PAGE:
As a person of colour with faith I find myself reflected in Inej’s very soul, the way Leigh Bardugo so softly and without pretension depicts the inner conflicts of an individual in concerns to their situation in life and their faith, the things they have to do in order to survive, or to cope with survival,  the relationships made in that time, all of them are written through the view of someone with faith which ultimately differs from other points of view, especially when that faith isn’t commonly practiced where you are situated. idk where I’m going with this but I just guess every time I go through soc/ck I’m always just blown away not only by how well Leigh writes but with how sensitively, well researched and HUMAN she writes. 


pride & prejudice + mr darcy’s declarations of love

  • lydia: you don't think i can fight because i'm a girl
  • scott: i don't think you can fight because you're in a wedding dress. for what its worth, i don't think stiles could fight in that dress either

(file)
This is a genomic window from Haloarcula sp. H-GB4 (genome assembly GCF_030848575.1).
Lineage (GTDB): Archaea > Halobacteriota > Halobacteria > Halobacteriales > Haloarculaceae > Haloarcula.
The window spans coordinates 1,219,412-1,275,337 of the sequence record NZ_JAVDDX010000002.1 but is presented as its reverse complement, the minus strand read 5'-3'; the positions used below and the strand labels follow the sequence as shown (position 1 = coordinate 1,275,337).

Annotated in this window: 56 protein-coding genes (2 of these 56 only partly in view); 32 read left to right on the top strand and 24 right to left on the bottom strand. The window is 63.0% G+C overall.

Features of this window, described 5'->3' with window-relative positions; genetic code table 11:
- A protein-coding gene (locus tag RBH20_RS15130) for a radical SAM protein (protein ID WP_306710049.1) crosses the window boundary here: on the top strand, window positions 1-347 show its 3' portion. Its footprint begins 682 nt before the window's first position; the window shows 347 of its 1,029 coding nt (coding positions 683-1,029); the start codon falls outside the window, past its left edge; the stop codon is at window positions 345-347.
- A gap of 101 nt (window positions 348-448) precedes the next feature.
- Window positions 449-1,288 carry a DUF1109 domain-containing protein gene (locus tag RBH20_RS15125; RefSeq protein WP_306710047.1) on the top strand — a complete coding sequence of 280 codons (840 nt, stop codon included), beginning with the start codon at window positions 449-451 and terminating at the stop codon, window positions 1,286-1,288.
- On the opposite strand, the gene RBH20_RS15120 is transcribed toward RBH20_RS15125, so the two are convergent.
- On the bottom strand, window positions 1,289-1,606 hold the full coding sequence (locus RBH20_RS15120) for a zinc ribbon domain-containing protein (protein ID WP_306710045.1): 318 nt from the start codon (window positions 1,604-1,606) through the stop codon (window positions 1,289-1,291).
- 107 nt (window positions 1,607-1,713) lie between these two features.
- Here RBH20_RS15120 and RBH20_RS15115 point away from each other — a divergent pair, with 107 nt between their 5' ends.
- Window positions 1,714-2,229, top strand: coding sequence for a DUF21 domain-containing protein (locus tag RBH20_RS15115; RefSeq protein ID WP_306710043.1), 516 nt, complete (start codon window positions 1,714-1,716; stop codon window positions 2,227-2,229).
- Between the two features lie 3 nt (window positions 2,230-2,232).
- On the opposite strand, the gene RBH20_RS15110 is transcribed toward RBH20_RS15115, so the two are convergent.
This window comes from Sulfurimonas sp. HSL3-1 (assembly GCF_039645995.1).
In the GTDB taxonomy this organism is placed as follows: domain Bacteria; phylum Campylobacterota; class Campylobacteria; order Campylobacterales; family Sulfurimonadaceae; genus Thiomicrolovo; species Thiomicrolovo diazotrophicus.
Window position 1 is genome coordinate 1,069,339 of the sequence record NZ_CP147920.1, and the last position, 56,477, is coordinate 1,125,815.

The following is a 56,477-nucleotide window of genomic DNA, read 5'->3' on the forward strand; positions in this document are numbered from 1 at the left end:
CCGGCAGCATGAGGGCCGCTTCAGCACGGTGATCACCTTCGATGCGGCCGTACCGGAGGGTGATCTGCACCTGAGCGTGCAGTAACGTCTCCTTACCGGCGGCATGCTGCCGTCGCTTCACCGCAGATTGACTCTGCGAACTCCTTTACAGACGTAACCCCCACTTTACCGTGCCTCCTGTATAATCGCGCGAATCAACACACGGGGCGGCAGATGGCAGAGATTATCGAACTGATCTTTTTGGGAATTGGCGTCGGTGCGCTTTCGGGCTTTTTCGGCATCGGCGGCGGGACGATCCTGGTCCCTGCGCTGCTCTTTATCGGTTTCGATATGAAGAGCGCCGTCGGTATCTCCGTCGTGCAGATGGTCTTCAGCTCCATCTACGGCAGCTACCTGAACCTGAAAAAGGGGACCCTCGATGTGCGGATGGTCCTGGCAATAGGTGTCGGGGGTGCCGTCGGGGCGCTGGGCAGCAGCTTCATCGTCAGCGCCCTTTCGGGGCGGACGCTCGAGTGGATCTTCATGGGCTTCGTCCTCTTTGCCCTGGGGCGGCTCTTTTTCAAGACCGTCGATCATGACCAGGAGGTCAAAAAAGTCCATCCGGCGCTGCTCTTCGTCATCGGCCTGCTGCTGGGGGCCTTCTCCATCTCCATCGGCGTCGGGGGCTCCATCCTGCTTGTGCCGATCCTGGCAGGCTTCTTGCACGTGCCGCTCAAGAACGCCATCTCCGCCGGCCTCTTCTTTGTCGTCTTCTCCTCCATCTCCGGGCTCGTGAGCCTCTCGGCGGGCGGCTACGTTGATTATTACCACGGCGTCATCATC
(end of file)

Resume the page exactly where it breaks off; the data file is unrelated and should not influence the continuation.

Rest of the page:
• stiles: perhaps not, but i would make a radiant bride

six of crows + the dregs

“What makes you think we can do this? There will be other teams out there, trained soldiers and spies, people with years of experience.” - “This isn’t a job for trained soldiers and spies. It’s a job for thugs and thieves. Van Eck knows it, and that’s why he brought us in.


books read in 2017: the hobbit ( j.r.r. tolkien )

“In a hole in the ground there lived a hobbit. Not a nasty, dirty, wet hole, filled with the ends of worms and an oozy smell, nor yet a dry, bare, sandy hole with nothing in it to sit down on or to eat: it was a hobbit-hole, and that means comfort.”